All of us are familiar with the phenomenon of broken New Year’s resolutions. A person may have ambitious goals for large-scale life changes. But the day-to-day reality can quickly become overwhelming, and some people get discouraged and give up on the goal entirely.
When it comes to eating a healthier diet, it’s easy to fall into this trap. For some people, immediate and drastic changes are necessary, but for most of us they’re just not sustainable. That’s why so many of the more extreme diets out there typically don’t last.
If you want to make long-term changes in the way you eat, commit to making small, realistic changes over time. Small changes to regular habits go a long way toward making changes that stick!
One easy way to do this is to swap a couple of items on your typical menu for more healthful ones. Here are a handful of small healthy food swaps that you might start with:
Sweet potato fries instead of regular fries
Here’s a simple one to begin the list. Instead of picking up a bag of regular fries in the frozen section of the grocery store, reach to the next shelf and get the sweet potato fries. Sweet potatoes pack a whole lot more nutrients than their white-potato counterparts, and they’ve got a delicious sweet flavor that makes the regular kind seem just bland.
French fries of any kind are typically covered in oil, so these are not completely healthy, but it’s a great swap to start out with. Be sure to get the sweet potato fries that you bake in the oven instead of the ones you deep fry—they’ll be healthier and also easier to clean up after.
Better yet, you can make your own. Slice up whole sweet potatoes (with the skins on), toss them in heart-healthy olive oil and maybe some black pepper and rosemary, and bake at 400 degrees.
Avocado instead of cream cheese on your toast
Instead high-fat cream cheese, start your morning off with ripe avocado. Slice or mash avocado onto your toast or bagel, sprinkle with a little salt and pepper, and you’ll have a savory, satisfying breakfast.
Like cream cheese, avocado is creamy and high in fat—but the difference is that it’s heart-healthy, monounsaturated fats. And unlike cream cheese, avocados are high in fiber and protein, keeping you fuller throughout the morning.
Plus, avocados have zero cholesterol, with some studies showing they can actually lower your cholesterol levels!
Ground turkey instead of ground beef
For dishes like tacos or lasagna, you can reduce the calorie count simply by swapping ground beef for lean ground turkey. Ground turkey tends to be lower in fat, particularly in saturated fats. (Some blends have more fat than others, though—be careful to read the label!) And in something as heavily seasoned as taco meat, you may not even be able to tell the difference.
A slightly larger jump would be substituting turkey for beef in burgers. Turkey does have a milder taste than beef, so you may want to experiment with your burger toppings to find something that better compliments the flavor. (For example, instead of classic mustard and ketchup, you might try experimenting with pesto, feta cheese, avocado, Dijon mustard or chipotle seasoning.)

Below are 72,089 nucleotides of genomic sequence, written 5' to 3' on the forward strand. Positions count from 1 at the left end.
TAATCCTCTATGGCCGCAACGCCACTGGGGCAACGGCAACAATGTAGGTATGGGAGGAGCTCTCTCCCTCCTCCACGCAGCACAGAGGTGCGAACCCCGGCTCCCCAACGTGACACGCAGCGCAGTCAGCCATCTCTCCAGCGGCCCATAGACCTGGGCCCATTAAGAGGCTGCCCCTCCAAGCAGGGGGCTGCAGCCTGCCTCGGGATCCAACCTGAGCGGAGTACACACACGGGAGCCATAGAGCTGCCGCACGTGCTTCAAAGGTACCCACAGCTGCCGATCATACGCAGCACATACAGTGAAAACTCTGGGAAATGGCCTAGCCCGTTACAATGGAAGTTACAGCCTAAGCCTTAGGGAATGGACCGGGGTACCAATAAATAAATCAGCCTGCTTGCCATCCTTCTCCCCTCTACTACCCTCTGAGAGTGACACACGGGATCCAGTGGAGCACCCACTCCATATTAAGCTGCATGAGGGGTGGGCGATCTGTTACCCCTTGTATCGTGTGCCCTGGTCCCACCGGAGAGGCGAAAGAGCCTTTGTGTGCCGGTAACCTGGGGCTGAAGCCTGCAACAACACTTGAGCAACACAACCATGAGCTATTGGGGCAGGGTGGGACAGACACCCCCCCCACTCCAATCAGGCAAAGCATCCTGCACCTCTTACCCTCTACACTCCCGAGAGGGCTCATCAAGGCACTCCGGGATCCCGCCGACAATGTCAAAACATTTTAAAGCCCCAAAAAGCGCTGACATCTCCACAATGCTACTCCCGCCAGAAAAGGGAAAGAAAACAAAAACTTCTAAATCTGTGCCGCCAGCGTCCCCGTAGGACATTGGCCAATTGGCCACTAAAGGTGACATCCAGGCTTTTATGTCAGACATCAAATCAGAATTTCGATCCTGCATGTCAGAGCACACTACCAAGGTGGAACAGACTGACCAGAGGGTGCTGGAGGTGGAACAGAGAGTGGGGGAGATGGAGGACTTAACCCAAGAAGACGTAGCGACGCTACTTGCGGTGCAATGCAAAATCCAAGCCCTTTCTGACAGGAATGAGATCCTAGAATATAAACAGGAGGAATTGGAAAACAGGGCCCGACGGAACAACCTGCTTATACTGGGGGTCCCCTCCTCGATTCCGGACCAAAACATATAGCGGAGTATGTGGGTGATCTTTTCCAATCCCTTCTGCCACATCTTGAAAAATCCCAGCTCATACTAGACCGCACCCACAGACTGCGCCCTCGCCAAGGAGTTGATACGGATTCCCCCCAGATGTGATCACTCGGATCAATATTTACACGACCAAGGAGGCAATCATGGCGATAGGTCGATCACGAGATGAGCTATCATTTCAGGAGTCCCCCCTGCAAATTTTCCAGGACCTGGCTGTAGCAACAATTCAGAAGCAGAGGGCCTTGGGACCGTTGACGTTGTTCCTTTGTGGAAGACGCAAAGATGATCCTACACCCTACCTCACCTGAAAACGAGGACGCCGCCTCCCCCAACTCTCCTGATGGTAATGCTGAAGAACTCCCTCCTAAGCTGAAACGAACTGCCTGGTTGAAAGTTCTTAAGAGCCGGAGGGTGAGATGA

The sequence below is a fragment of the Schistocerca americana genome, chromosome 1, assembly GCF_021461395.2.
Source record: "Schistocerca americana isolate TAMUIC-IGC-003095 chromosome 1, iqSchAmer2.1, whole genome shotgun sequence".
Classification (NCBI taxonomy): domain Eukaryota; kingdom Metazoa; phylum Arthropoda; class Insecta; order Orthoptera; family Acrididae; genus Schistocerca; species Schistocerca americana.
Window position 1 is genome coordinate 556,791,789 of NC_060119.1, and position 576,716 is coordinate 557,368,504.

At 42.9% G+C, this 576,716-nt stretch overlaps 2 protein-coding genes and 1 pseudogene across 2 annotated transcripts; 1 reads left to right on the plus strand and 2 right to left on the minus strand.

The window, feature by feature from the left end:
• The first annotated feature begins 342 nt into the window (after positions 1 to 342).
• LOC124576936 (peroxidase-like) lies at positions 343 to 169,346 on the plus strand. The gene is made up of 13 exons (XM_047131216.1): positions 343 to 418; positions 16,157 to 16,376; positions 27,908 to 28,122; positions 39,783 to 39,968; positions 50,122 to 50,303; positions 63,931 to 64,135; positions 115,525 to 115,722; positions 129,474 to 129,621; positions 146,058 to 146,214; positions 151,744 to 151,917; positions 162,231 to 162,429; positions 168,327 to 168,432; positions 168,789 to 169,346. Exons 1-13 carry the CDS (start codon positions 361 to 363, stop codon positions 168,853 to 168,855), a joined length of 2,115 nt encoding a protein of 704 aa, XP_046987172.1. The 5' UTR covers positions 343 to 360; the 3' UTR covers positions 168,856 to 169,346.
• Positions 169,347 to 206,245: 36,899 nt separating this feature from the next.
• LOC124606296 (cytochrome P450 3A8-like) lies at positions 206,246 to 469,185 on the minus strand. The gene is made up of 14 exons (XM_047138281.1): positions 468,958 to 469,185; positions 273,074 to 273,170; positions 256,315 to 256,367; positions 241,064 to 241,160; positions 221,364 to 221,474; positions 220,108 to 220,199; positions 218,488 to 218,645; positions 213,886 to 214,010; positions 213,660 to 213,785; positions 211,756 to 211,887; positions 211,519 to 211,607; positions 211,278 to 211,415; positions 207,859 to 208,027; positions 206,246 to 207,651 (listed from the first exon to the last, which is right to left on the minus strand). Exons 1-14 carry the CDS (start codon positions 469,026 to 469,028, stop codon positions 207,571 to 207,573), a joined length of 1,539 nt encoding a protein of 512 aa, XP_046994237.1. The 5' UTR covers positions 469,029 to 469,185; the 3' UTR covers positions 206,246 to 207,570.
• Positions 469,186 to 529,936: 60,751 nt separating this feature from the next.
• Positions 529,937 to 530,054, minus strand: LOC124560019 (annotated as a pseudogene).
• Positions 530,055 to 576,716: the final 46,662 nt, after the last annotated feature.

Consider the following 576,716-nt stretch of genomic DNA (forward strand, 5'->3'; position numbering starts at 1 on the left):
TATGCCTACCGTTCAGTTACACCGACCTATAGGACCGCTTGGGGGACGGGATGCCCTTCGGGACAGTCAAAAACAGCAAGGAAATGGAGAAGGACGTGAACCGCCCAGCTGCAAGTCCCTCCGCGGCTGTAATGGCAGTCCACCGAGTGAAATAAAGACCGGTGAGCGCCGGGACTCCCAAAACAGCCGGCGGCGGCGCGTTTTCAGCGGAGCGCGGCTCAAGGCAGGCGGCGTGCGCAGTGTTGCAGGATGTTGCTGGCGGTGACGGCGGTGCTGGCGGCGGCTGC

Or if you just love the taste of beef too much to substitute it entirely, you can mix your ground beef with mushroom. This blend not only cuts down fat and adds nutrition, but may actually enhance the beef flavor. Here’s one recipe for combining beef and mushroom.
Hummus instead of traditional dip
Hummus is a traditional Middle Eastern spread that’s growing in popularity in the US. The basic recipe calls for chickpeas, tahini (sesame seed paste), garlic, lemon, and olive oil. After that the sky’s the limit in terms of flavors that can be added in—including spicy pepper, black bean, sun-dried tomato, or even Buffalo sauce.
Hummus is great with warm pita bread, tortilla chips, and veggies such as carrots and sliced bell peppers. Not only is it more savory than traditional ranch- or cream-based dips, but the chickpeas provide healthy proteins that will leave you feeling more satisfied and full afterward.
Hummus is relatively easy to make if you have a food processor or blender, but many grocery stores carry several varieties—making it an even more convenient swap.
Plain yogurt with add-ins instead of sugary yogurt
Instead of snacking on an over-sweetened commercial yogurt, start with plain yogurt and mix in natural flavoring such as honey and berries.
You can read more about the benefits of plain yogurt with add-ins in our post about healthy office snacks.
Other relatively easy swaps include:
- Mashed sweet potatoes instead of regular potatoes
- Whole wheat pasta for traditional pasta (or even occasionally replacing pasta altogether with spaghetti squash)
- Veggie tots instead of tater tots
- Honey instead of refined sugar to sweeten beverages or in recipes
These are all relatively small steps—but it’s the small steps over time that make the greatest difference.
And if you’re serious about making more healthful food choices in 2014, talk to Dr. Robert Fiss or Dr. Ryan Fiss at your next appointment. We’d be happy to help you find long-term solutions to better health!